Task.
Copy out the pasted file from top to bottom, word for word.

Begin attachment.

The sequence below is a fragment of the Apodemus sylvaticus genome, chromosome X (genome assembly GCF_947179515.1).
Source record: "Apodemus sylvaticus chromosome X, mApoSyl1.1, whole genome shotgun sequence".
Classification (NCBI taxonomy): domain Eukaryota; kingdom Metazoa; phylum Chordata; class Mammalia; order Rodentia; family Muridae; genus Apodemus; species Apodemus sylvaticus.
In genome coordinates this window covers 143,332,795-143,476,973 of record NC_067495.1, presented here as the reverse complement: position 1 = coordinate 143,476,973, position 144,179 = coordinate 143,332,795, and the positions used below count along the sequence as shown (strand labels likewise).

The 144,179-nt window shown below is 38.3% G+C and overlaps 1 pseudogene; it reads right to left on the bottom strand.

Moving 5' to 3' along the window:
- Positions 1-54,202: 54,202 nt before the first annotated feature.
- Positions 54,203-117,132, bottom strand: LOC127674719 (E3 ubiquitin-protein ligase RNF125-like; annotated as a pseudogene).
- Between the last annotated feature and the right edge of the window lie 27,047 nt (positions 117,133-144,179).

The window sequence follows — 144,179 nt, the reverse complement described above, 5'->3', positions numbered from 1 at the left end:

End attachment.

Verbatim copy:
The sequence below is a fragment of the Apodemus sylvaticus genome, chromosome X (genome assembly GCF_947179515.1).
Source record: "Apodemus sylvaticus chromosome X, mApoSyl1.1, whole genome shotgun sequence".
Classification (NCBI taxonomy): domain Eukaryota; kingdom Metazoa; phylum Chordata; class Mammalia; order Rodentia; family Muridae; genus Apodemus; species Apodemus sylvaticus.
In genome coordinates this window covers 143,332,795-143,476,973 of record NC_067495.1, presented here as the reverse complement: position 1 = coordinate 143,476,973, position 144,179 = coordinate 143,332,795, and the positions used below count along the sequence as shown (strand labels likewise).

The 144,179-nt window shown below is 38.3% G+C and overlaps 1 pseudogene; it reads right to left on the bottom strand.

Moving 5' to 3' along the window:
- Positions 1-54,202: 54,202 nt before the first annotated feature.
- Positions 54,203-117,132, bottom strand: LOC127674719 (E3 ubiquitin-protein ligase RNF125-like; annotated as a pseudogene).
- Between the last annotated feature and the right edge of the window lie 27,047 nt (positions 117,133-144,179).

The window sequence follows — 144,179 nt, the reverse complement described above, 5'->3', positions numbered from 1 at the left end: